After the building was constructed, HC attempted to have the Agency take over the utility costs.  HC filed a claim, arguing that the Agency had engaged in “defective negotiations” when it failed to identify the electricity costs as a deficiency or a significant weakness during the multiple rounds of negotiations with HC.  HC argued that, in failing to inform HC of its pricing error, the Agency violated FAR 15.306(d)(1) and (3).  In making this argument, HC relied on the May 2019 Chugach decision discussed in our last post.

On appeal, the CBCA did not find the reasoning in Chugach applicable to the case before it.  As a threshold matter, the CBCA noted that an ASBCA decision was not binding on CBCA.  It went on to distinguish the Chugach case from the situation facing HC.  In Chugach, the CBCA said, the contractor contended that it won an award with staffing levels that the Agency expressly found, internally, to be inadequate and a “significant weakness”.  The Agency did not inform the contractor of this weakness during discussions.  The contractor asserted that it would have increased staffing had it been informed of the weakness.  Based on all of this, the ASBCA found it had jurisdiction to hear the claim.  Here, in contrast, the CBCA reasoned, jurisdiction was not at issue.  HC sought to reform the contract to correct a mistake it made regarding pricing.  Moreover, unlike in Chugach, where the agency had expressly identified a weakness, but failed to convey that weakness to the contractor, here, there was no proof that the Agency had ever expressly identified – even internally – any problem with HC’s proposal pricing.  The Board explained:

“The contractor faults the [A]gency which, according to the contractor, ‘never brought up its contrary understanding of the terms of the lease as it was required to do.’ With this basic premise, the contractor errs. The contractor never expressed its understanding until after award. The contractor recognizes that the amendment made it clear that the agency would not directly pay for electricity. The contractor priced the contract as it deemed appropriate under the solicitation language.”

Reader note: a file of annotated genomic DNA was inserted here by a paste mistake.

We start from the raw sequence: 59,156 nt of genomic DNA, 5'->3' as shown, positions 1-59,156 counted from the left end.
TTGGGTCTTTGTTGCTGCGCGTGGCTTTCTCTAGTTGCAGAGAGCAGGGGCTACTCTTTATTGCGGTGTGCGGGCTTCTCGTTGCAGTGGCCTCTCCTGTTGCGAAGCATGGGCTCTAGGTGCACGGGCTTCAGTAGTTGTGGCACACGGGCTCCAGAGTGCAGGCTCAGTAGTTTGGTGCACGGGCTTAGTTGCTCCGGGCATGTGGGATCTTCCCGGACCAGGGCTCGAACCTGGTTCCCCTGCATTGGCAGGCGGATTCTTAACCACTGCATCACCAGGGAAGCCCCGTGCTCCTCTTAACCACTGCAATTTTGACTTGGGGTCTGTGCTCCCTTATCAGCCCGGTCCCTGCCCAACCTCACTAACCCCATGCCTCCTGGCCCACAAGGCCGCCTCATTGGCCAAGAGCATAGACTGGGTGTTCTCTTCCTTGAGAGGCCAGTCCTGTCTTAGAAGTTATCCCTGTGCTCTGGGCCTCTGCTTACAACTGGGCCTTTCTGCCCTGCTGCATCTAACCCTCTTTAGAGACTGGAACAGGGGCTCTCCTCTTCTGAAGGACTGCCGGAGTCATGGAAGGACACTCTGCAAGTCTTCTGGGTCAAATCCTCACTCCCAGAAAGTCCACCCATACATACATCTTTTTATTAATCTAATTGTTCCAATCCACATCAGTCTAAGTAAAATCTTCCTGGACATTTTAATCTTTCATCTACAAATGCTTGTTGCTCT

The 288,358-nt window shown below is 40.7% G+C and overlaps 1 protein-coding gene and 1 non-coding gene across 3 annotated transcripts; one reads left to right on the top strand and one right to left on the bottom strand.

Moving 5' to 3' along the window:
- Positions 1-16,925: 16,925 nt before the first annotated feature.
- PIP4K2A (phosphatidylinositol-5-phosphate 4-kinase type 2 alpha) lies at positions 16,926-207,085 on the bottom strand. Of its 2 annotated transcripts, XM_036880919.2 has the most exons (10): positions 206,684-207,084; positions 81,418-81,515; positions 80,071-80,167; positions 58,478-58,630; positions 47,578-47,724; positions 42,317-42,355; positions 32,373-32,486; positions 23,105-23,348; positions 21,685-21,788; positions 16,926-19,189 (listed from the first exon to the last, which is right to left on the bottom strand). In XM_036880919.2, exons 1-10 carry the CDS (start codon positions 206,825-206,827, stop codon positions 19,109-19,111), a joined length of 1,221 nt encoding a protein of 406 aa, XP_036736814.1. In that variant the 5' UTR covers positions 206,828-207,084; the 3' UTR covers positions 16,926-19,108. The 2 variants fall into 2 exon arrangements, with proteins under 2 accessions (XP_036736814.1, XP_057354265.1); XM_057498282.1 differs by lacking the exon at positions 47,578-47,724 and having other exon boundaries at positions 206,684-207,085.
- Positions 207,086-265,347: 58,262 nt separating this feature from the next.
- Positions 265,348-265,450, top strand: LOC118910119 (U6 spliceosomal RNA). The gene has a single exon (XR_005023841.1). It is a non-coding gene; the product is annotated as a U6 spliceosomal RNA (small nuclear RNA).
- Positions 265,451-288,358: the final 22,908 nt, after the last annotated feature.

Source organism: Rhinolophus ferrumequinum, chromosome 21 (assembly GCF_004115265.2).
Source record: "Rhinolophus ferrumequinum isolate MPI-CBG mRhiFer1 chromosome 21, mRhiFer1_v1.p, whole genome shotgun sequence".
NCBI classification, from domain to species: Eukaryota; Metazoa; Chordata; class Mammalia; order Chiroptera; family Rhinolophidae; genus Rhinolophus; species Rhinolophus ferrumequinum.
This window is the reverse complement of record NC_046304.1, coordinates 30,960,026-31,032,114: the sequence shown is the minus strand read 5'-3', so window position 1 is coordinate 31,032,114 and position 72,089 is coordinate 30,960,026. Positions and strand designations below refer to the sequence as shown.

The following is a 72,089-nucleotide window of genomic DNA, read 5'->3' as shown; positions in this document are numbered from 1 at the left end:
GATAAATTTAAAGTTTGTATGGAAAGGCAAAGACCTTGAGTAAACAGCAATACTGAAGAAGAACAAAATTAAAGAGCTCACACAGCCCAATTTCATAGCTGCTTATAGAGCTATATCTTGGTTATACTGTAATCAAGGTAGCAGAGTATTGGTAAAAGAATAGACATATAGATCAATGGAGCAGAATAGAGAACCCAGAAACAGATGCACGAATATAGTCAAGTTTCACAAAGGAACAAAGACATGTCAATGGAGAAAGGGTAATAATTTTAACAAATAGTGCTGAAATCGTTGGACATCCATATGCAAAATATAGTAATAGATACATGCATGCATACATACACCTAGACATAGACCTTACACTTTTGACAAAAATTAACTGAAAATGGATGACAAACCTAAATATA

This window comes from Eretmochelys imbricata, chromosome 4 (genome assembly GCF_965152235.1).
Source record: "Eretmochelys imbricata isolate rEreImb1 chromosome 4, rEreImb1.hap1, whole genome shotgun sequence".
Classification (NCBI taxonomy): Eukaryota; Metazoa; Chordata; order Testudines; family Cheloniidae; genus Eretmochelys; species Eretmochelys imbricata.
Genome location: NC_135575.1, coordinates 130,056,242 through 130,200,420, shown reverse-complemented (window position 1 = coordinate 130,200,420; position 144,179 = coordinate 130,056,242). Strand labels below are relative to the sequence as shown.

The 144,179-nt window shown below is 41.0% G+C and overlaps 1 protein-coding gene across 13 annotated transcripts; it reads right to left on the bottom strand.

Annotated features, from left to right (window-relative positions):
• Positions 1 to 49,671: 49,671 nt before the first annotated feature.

In other words, there was no evidence to show that the Agency ever knew that HC had misunderstood the pricing requirements.  The CBCA further reasoned that the parties had presumably reached agreement on a fair and reasonable price for the overall contract, not just a single line item or subcomponent.  Accordingly, the CBCA concluded that it would “not adopt or extend the analysis in Chugach to permit this contractor to pursue further the relief sought.”   

So, what does this mean for the applicability of Chugach, and the “negligent negotiations” doctrine at the CBCA going forward?  To be honest, it is a little unclear.  The CBCA did not reject the applicability of a “negligent negotiations” theory outright – it simply found it inapplicable to HC’s situation.  Certainly, the CBCA appears reluctant to allow contractors to reform contracts to correct proposal pricing mistakes if those mistakes were not expressly identified as a weaknesses or deficiencies by the Government, and where those mistakes may not have even been evident to the Agency reviewing the proposals.  But what about a situation more like Chugach, where the Agency was not only aware of the contractor’s errors, but internally noted them as “significant weaknesses” or deficiencies, yet still failed to alert the contractor to the issues during negotiations?  What if the Agency was aware that something in a contractor’s proposal likely constituted a mistake, but did not specifically determine it to be “significant weaknesses or “deficiency?”  The Hamstra Chico LLC decision leaves these questions unanswered.

It will be interesting to see how the case law regarding negligent negotiation continues to develop at the Boards of Contract Appeals, and it will also be interesting to see – if and when the COFC and Federal Circuit weigh in – how the Courts address the issue.  In the meantime, if you are pursing claims before the CBCA, it would be wise not to put too many eggs in the “negligent negotiations” basket.  It is likely best to rely on the more standard theories of recovery.